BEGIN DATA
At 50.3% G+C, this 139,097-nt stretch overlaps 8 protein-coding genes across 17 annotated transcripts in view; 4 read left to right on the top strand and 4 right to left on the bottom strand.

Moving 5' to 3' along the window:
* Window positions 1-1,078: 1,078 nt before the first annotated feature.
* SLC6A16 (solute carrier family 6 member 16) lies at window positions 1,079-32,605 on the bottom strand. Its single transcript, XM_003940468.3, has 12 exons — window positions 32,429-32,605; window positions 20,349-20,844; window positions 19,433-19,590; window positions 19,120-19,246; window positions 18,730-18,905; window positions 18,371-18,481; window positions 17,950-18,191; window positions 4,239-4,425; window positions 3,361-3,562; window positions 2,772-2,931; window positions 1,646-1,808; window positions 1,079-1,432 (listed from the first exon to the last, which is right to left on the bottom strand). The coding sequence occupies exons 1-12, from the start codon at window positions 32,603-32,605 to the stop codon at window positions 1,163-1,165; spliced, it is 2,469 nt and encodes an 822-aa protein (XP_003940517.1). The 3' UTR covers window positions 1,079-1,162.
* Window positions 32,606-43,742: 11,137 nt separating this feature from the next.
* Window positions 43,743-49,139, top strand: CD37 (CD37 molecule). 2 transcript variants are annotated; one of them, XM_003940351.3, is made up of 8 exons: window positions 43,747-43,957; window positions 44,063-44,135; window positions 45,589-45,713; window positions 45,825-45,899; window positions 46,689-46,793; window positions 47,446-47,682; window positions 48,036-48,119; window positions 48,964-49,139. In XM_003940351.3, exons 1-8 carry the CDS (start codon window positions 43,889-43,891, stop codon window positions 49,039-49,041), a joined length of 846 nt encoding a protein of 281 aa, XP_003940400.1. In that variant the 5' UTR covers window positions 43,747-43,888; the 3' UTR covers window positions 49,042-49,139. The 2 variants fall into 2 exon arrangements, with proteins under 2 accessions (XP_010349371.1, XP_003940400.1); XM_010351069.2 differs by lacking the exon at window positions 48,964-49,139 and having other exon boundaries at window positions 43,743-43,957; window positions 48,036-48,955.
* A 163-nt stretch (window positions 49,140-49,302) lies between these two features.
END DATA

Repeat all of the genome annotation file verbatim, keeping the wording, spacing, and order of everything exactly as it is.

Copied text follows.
At 50.3% G+C, this 139,097-nt stretch overlaps 8 protein-coding genes across 17 annotated transcripts in view; 4 read left to right on the top strand and 4 right to left on the bottom strand.

Moving 5' to 3' along the window:
* Window positions 1-1,078: 1,078 nt before the first annotated feature.
* SLC6A16 (solute carrier family 6 member 16) lies at window positions 1,079-32,605 on the bottom strand. Its single transcript, XM_003940468.3, has 12 exons — window positions 32,429-32,605; window positions 20,349-20,844; window positions 19,433-19,590; window positions 19,120-19,246; window positions 18,730-18,905; window positions 18,371-18,481; window positions 17,950-18,191; window positions 4,239-4,425; window positions 3,361-3,562; window positions 2,772-2,931; window positions 1,646-1,808; window positions 1,079-1,432 (listed from the first exon to the last, which is right to left on the bottom strand). The coding sequence occupies exons 1-12, from the start codon at window positions 32,603-32,605 to the stop codon at window positions 1,163-1,165; spliced, it is 2,469 nt and encodes an 822-aa protein (XP_003940517.1). The 3' UTR covers window positions 1,079-1,162.
* Window positions 32,606-43,742: 11,137 nt separating this feature from the next.
* Window positions 43,743-49,139, top strand: CD37 (CD37 molecule). 2 transcript variants are annotated; one of them, XM_003940351.3, is made up of 8 exons: window positions 43,747-43,957; window positions 44,063-44,135; window positions 45,589-45,713; window positions 45,825-45,899; window positions 46,689-46,793; window positions 47,446-47,682; window positions 48,036-48,119; window positions 48,964-49,139. In XM_003940351.3, exons 1-8 carry the CDS (start codon window positions 43,889-43,891, stop codon window positions 49,039-49,041), a joined length of 846 nt encoding a protein of 281 aa, XP_003940400.1. In that variant the 5' UTR covers window positions 43,747-43,888; the 3' UTR covers window positions 49,042-49,139. The 2 variants fall into 2 exon arrangements, with proteins under 2 accessions (XP_010349371.1, XP_003940400.1); XM_010351069.2 differs by lacking the exon at window positions 48,964-49,139 and having other exon boundaries at window positions 43,743-43,957; window positions 48,036-48,955.
* A 163-nt stretch (window positions 49,140-49,302) lies between these two features.